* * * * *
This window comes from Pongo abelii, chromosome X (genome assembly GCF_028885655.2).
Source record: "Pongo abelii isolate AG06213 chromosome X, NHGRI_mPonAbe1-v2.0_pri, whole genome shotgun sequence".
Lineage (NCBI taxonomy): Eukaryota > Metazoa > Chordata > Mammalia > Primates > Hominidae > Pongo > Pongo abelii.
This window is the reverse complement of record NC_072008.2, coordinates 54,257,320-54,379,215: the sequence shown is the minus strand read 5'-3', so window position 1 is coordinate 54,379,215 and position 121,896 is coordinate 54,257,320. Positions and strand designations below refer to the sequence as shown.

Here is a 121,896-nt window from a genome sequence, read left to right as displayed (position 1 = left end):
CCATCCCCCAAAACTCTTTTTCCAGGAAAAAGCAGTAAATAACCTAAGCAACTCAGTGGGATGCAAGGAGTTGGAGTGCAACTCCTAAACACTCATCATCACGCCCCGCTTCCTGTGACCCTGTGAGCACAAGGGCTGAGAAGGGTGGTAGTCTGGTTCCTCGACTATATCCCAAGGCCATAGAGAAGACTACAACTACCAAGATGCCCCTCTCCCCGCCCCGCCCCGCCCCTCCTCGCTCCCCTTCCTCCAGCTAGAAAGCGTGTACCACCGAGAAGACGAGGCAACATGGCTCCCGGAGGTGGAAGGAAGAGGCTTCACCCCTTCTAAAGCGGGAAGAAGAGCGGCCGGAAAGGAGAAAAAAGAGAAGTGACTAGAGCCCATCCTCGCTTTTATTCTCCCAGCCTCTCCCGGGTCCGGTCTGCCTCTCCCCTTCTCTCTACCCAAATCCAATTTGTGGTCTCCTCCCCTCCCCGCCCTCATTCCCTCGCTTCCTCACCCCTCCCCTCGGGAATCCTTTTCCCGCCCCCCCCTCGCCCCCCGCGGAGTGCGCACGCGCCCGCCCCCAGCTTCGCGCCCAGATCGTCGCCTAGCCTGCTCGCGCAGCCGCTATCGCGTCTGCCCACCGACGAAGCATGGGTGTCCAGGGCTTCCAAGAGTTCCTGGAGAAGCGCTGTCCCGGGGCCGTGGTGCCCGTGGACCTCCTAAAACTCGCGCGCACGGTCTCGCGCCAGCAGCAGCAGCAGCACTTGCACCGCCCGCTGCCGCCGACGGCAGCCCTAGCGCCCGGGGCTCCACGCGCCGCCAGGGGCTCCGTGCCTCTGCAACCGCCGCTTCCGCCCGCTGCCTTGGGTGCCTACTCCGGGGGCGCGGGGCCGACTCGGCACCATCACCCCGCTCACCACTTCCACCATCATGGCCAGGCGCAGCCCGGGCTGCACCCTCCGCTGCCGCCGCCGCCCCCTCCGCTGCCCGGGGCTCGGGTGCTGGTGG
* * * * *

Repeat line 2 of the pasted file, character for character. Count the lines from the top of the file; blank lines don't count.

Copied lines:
Source record: "Pongo abelii isolate AG06213 chromosome X, NHGRI_mPonAbe1-v2.0_pri, whole genome shotgun sequence".